Position: Oppose. This bill would change the credit rate without any data to justify the change. The change would be significant enough to shock and drastically harm the renewable energy industry in Montana.
Result: Tabled in House Energy Committee.

Senate Bill 154: Removes several tax incentives for net metering systems, making it impossible to receive the alternative energy production credit and the alternative energy system credit.
Position: Oppose. These tax credits have been used by thousands of Montanans to help invest in these technologies.This bill is hardly a fix for the state’s budgetary woes, but much more clearly an attack on net metering and the renewable energy industry.
Result: Vetoed by the Governor.

Senate Bill 201: Allows for aggregate net metering.
Position: Support. Aggregate net metering is an administrative change that would allow systems, especially in rural areas, to be designed based on optimal site conditions and not on which meter has the largest load.
Result: Tabled in Committee, after which the Sponsor successfully “blasted” the bill onto the Senate Floor, where it narrowly failed (24-25).

House Bill 34: Increases the 50kW cap for net metered system to 250kW for government entities (including schools and universities, city and county governments, as well as federal and tribal governments).
Position: Support. This bill was a compromise bill from the Energy and Telecommunications Interim Committee that would have made an incremental but important update to Montana’s net metering cap.
Result: Tabled in House Energy Committee.

House Bill 52: “Grandfathers” kilowatt-hour credit rates for net metering customers under any future changes to the credit rate.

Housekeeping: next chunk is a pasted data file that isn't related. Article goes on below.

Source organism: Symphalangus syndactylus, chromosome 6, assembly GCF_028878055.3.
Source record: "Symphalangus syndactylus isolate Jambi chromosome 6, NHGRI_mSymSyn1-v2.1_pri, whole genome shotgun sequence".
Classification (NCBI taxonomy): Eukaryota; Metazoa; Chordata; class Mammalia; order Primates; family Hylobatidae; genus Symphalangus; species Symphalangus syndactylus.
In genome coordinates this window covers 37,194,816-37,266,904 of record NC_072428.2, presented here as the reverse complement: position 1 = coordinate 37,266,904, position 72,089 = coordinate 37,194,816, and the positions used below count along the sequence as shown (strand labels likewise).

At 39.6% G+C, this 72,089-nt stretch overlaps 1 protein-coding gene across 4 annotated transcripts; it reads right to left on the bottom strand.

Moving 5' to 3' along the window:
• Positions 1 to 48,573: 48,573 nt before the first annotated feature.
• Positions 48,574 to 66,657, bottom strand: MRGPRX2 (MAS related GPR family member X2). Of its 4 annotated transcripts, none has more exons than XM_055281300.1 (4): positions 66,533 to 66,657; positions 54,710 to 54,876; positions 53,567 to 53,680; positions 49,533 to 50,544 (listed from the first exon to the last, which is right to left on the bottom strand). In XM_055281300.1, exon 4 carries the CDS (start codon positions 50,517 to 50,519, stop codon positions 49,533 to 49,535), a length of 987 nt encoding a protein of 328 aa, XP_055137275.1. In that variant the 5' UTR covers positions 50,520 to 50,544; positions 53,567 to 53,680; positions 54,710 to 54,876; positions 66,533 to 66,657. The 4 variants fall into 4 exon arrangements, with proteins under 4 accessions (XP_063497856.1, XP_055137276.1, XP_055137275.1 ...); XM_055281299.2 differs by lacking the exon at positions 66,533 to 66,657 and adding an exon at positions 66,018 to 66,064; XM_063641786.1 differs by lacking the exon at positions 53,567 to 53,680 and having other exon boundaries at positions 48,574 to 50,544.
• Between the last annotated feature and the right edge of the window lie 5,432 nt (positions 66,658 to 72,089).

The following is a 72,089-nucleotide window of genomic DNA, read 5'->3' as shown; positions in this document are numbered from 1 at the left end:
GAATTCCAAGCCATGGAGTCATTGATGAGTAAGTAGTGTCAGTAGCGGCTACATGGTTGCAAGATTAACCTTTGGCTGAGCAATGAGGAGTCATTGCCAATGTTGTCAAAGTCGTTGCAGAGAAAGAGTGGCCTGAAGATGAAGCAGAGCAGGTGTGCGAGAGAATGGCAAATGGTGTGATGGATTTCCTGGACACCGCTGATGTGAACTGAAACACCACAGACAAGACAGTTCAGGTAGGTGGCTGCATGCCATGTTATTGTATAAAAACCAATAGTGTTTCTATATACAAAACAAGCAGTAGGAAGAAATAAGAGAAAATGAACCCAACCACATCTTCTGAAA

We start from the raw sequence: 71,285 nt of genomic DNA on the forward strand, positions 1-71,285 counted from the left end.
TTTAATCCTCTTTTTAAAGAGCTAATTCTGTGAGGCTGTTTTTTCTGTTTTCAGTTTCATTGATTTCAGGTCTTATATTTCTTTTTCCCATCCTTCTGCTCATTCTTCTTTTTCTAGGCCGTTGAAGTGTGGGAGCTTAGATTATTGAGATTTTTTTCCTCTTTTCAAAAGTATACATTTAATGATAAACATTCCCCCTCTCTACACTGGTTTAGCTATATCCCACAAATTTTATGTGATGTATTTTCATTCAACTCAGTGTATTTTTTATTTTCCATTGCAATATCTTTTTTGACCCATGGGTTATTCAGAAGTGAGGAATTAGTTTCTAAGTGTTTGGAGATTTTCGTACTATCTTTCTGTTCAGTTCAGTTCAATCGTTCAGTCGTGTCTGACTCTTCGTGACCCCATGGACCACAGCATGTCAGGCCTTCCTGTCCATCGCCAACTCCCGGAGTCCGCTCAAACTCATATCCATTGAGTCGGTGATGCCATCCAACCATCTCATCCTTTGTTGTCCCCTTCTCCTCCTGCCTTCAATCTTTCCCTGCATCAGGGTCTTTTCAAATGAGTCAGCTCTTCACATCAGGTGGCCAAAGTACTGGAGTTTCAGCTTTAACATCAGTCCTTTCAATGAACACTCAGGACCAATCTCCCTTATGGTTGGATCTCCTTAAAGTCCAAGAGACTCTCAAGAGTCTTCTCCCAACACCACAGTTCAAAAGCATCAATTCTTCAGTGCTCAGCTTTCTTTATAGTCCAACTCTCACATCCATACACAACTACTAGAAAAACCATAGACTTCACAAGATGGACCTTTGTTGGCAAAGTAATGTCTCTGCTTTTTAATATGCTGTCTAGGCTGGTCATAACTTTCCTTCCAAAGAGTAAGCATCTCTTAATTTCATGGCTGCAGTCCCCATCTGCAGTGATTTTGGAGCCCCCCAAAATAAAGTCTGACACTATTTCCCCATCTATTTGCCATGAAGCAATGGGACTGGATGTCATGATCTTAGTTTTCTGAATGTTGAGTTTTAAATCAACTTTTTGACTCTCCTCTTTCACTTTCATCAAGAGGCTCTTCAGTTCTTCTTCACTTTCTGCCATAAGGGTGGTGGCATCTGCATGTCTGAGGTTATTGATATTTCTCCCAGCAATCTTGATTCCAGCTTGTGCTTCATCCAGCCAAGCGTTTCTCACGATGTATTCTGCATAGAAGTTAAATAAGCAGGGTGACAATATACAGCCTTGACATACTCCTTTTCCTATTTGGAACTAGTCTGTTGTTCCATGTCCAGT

Position: Support. Grandfathering credit rates is key to ensuring that Montanans investing in these systems have the confidence that their investment will be protected over time.
Result: Tabled in the House Energy Committee.

House Bill 219: Grandfathers kilowatt-hour credit rates for net metering customers under any future changes to the credit rate; triggers a public utility to conduct a cost-benefit analysis of net metering to be completed by April 1, 2018. The analysis will be overseen by the PSC, but conducted by the utility or its consultants.
Position: Oppose, suggesting changes: that the study be triggered when net metering deployment reaches 1% of a utility’s total electrical sales. The 1% trigger allows the industry to grow while sufficient data is collected to ensure a valid study.
Result: Signed into law by the Governor.

House Bill 504: (“Solar Jobs and Energy Freedom Act”) Increases the net metering cap to 1MW for all net metering customers; allow for aggregate net metering; allow for community net metering; provide excess credits that are normally forfeited to the utility to be used for low-income bill assistance.
Position: Support. This bill would have significantly advanced renewable energy and net metering policy in Montana.
Result: Tabled in House Energy Committee.